LONDON (AP) -- Surprisingly strong economic figures out of Europe and upbeat earnings from Apple helped shore up markets Wednesday despite earlier concerns over China.
Financial information company Markit said its monthly purchasing managers' index — a broad gauge of economic activity — for the 17-country eurozone rose for the fourth month running, to 50.4 points in July from 48.7 the previous month.
The increase, which was larger than anticipated, suggests the eurozone economy is growing again — anything above 50 indicates an expansion. Hopes have grown of late that official figures next month may show that the eurozone's recession, which started in late 2011, may have come to an end in the second quarter.
"Yesterday's weakness and indecision in the markets, prompted by a general dearth of major news, has been banished as investors look to some surprisingly positive data from the eurozone," said Yusuf Heusen, a sales trader at IG.
"Market-moving economic data has been absent so far this week, so today's figures have been gratefully received by a market that, the occasional stop-hunt aside, is still casting around for reasons to move higher," Heusen added.
In Europe, Germany's DAX was up 0.9 percent at 8,392 while the CAC-40 in France rose 1.2 percent to 3,971. The FTSE 100 index of leading British shares was up 0.6 percent at 6,637. The PMI survey did little for the euro though, which was trading flat, but near recent highs, at $1.3220.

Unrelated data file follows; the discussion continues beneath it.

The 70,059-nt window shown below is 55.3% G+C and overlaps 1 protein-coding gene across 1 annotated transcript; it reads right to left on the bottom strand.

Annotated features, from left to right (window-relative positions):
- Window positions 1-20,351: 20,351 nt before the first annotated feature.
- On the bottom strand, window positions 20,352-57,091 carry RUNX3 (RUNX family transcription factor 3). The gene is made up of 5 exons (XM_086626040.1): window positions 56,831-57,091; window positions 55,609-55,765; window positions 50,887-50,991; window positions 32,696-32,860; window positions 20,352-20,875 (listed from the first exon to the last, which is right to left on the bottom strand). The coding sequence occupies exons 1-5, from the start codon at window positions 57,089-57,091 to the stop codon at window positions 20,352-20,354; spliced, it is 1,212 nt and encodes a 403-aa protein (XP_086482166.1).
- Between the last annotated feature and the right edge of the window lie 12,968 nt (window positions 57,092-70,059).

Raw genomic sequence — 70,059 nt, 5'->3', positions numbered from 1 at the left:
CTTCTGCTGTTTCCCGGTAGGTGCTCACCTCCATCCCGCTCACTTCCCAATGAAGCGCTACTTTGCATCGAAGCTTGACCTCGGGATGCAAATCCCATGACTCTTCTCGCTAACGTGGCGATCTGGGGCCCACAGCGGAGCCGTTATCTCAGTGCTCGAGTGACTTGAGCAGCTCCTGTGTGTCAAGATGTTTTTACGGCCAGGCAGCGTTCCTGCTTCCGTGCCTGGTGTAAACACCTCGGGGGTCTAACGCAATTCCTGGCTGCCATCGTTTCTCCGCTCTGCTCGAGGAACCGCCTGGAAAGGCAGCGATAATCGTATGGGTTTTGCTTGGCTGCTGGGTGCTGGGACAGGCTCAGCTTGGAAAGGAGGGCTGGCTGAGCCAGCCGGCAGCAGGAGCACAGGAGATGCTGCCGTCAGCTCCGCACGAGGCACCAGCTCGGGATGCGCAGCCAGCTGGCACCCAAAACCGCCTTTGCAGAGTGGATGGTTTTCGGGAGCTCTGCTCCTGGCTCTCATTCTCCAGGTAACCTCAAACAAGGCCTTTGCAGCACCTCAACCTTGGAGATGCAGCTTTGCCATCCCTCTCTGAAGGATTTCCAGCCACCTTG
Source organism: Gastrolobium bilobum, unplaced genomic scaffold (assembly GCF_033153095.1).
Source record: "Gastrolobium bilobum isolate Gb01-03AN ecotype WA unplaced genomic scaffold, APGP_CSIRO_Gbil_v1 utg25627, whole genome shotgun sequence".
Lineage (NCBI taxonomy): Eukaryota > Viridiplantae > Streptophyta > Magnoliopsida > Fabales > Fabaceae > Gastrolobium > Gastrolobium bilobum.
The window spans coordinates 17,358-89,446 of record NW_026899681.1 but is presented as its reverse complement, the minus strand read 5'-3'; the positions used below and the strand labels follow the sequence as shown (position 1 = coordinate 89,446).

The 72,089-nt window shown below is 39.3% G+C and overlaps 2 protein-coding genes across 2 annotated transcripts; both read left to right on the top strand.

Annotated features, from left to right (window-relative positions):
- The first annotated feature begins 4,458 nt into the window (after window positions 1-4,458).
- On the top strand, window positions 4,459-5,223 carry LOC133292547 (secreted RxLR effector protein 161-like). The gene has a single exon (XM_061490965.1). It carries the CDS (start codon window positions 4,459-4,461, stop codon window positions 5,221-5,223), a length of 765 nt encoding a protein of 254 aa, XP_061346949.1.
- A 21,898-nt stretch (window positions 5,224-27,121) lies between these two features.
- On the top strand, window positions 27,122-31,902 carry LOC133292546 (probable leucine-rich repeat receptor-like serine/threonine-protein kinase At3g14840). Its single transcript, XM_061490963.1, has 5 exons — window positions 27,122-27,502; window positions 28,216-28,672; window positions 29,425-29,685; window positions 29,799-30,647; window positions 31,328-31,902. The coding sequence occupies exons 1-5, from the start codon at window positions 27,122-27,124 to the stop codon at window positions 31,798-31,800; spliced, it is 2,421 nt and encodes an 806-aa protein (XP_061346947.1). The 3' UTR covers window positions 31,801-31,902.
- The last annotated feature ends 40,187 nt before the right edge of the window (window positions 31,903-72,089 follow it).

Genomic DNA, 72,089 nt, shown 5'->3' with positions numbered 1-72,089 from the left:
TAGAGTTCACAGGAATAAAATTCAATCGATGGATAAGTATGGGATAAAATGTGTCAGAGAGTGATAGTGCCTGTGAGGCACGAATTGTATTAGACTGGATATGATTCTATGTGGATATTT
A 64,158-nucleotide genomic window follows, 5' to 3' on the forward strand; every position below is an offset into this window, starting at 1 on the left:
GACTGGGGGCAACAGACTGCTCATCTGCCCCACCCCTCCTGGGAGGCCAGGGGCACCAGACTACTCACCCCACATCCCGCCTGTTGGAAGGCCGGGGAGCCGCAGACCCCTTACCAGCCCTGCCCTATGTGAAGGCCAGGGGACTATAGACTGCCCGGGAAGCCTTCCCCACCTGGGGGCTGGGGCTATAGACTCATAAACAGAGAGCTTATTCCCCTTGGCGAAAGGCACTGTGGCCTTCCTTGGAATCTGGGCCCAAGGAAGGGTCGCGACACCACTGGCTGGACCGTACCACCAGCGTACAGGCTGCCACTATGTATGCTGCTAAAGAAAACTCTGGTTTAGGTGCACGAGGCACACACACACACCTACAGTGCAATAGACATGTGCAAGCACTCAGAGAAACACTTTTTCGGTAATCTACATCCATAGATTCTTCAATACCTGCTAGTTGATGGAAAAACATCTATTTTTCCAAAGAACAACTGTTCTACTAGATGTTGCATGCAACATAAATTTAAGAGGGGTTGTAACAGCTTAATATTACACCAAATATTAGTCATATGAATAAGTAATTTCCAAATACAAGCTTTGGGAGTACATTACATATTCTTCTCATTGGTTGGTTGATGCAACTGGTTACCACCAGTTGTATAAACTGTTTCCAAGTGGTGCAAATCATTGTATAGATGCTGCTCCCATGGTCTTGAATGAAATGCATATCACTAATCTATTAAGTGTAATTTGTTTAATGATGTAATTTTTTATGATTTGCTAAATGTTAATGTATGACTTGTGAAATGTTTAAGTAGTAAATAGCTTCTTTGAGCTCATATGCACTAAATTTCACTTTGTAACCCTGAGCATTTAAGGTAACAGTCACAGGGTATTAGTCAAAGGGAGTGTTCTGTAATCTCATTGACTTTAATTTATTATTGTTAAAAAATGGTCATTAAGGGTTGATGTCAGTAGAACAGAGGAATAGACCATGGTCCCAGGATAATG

In the U.S., the Dow Jones industrial average was up 0.1 percent at 15,583 while the broader S&P 500 index rose 0.2 percent to 1,695.
The latest run of U.S. corporate earnings statements did little to alter the market mood. Though earnings from Boeing and Ford were better than expected, Caterpillar disappointed.
The big mover was Apple, which saw its share price rise nearly 5 percent following its after-hours statement on Tuesday that sales of iPhones helped quarterly profits rise by more than expected in the markets.
"Last night's numbers from Apple were also a welcome respite for the tech sector which has struggled in the current earnings season," said Andy McLevey, head of dealing at Interactive Investor.
Earlier during the Asian session, Chinese shares were in focus after a survey showed the country's manufacturing fell to its lowest point in nearly a year. HSBC said its preliminary estimate for its purchasing managers' index for July declined more than expected to an 11-month low, another sign of a deepening economic slowdown.
The widely watched report is one of the earliest indicators on the health of China's economy, the world's second biggest. Analysts say the findings pave the way for more disappointment.
The Shanghai Composite Index in mainland China closed 0.5 percent lower at 2,033.33 after falling as much as 1.3 percent.
Elsewhere in Asia, Japan's Nikkei 225 dropped 0.3 percent to 14,731.28. Other indexes reversed earlier losses to finish in positive territory. Hong Kong's Hang Seng gained 0.2 percent to 21,968.93 and South Korea's Kospi rose 0.4 percent to 1,912.